Since assuming the Philippine presidency last June, Rodrigo Duterte has developed a reputation for making headlines with his off the cuff statements on foreign policy, especially as they relate to the United States and China (See: “The Limits of Duterte’s US-China Rebalance”).
On Tuesday, Duterte once again raised eyebrows and made headlines when told members of the Armed Forces of the Philippines (AFP) that he had asked China if it could patrol the waters near the Philippines to help the Southeast Asian state tackle transnational threats ranging from piracy to terrorism.
“And by the way, I also asked China if they can patrol the international waters without necessarily intruding into the territorial waters of countries,” Duterte said in remarks at an oath-taking ceremony of Philippine military officers at the presidential palace.Enjoying this article? Click here to subscribe for full access. Just $5 a month.
“We would we glad if we have their presence there,” he added. He clarified that these patrols could be done by Chinese coast guard vessels and noted the example of Beijing’s anti-piracy patrols off the coast of Somalia.
Duterte’s comments understandably triggered much head-scratching. To be sure, Manila does face some serious threats around its waters, particularly the one million square kilometer tri-border area in the Sulu-Sulawesi Seas between the southern Philippines, Indonesia and Malaysia. As I have detailed before, the area has become a hub for transnational organized crime and terrorist threats, with groups like the Abu Sayyaf Group, the Moro Islamic Liberation Front and others engaging in kidnappings, militancy, trafficking, and other illicit activities (See: “Confronting Threats in the Sulu-Sulawesi Seas: Opportunities and Challenges”).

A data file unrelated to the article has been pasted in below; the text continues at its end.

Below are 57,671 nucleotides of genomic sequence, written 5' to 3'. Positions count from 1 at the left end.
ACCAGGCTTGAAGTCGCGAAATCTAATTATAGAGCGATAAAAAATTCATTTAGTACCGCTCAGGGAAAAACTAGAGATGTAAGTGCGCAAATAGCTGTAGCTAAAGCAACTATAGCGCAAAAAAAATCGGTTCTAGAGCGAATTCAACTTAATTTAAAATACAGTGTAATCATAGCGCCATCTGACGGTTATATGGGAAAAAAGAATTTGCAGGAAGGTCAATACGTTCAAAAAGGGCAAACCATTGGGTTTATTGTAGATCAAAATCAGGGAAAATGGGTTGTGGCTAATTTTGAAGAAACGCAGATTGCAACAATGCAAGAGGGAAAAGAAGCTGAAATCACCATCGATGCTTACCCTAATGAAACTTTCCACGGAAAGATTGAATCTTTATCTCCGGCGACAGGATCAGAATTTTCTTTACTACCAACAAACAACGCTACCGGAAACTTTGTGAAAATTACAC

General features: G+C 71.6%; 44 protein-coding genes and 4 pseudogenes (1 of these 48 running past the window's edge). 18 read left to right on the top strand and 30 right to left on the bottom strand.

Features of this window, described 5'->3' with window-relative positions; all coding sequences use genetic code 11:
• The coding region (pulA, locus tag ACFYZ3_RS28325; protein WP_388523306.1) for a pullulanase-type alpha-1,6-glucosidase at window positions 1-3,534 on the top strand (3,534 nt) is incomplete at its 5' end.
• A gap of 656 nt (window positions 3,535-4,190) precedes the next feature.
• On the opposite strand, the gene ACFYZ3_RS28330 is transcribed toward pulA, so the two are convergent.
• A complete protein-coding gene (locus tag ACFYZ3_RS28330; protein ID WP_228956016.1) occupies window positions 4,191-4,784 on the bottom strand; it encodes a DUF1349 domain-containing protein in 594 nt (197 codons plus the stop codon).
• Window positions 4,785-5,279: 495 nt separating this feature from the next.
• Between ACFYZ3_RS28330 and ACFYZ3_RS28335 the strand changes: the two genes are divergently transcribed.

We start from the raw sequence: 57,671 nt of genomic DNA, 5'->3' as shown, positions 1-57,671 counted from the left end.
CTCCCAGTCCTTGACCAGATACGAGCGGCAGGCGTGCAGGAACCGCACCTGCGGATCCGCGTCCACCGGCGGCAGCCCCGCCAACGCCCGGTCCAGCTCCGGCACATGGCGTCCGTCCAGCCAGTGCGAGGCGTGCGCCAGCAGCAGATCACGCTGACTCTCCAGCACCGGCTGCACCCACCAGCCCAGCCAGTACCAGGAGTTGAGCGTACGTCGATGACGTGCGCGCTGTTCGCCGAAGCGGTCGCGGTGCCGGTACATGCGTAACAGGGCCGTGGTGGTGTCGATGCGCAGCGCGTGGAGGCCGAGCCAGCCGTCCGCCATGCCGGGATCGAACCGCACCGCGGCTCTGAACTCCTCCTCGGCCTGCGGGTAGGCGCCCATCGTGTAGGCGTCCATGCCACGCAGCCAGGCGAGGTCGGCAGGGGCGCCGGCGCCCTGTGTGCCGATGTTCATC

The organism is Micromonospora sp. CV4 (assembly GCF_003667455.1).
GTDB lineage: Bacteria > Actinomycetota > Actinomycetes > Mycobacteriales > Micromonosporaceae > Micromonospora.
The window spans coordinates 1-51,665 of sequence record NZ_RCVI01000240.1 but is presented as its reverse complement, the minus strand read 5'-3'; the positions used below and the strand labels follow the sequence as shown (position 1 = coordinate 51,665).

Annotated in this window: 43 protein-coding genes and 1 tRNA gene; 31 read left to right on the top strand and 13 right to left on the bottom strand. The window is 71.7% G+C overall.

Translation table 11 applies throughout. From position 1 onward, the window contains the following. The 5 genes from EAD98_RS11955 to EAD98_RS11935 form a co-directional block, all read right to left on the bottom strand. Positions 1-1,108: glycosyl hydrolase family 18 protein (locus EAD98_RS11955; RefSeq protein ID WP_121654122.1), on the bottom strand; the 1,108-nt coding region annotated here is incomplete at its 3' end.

The threats have only been rising. This month, the International Maritime Bureau (IMB) said in its annual report that the number of maritime kidnappings had hit a ten-year high last year, with the Sulu Sea specifically highlighted as an area of concern. And worries about growing links between the Islamic State (IS) and local militant groups in the Philippines have only grown, with Duterte, the first president to hail from the country’s south, joining a chorus of voices arguing that it could look to set up a caliphate in the region.
But it is also true that despite these challenges, maritime Southeast Asian states have traditionally dealt with them largely individually or among themselves rather than with extraregional actors. In addition to sensitivities because some of the surrounding waters are at the center of lingering interstate disputes – be it the Sabah issue between the Philippines and Malaysia or tensions in the South China Sea – there is also a suspicion among some countries about meddling by outside powers.
That’s partly why we have seen indigenous, interstate initiatives led by littoral states in recent years progress much more than those involving extraregional actors. The chief example here is the Malacca Straits Patrol (MSP), a set of maritime and air patrols as well as intelligence sharing efforts undertaken by Indonesia, Malaysia, Singapore and Thailand since the mid-2000s to crack down on piracy. But there is also the case of the nascent Sulu Sea trilateral patrols between the Philippines, Malaysia, and Indonesia which holds promise (See: “The Other Sea That Dominated the 2016 Shangri-La Dialogue”). Duterte himself made a reference to these patrols in his remarks, revealing that he had just told a visiting special emissary from Indonesia to put the existing agreement into practice.
By contrast, efforts involving outside powers have often been discussed or carried out privately and publicly but have not gained as much steam. This is not just limited to China. As I have noted before, a case in point is the Regional Maritime Security Initiative (RMSI), a proposal launched during the George W. Bush administration which was initially meant to be a voluntary partnership between states to promote information-sharing and early warning to counter maritime transnational threats (See: “America’s New Maritime Security Initiative for Southeast Asia”). Media reports that the then-U.S. Pacific Command (PACOM) chief Admiral Thomas Fargo had said that U.S. special forces and marines would patrol the Malacca Strait led to angry responses by both Malaysia and Indonesia, eventually leading to the initiative’s demise.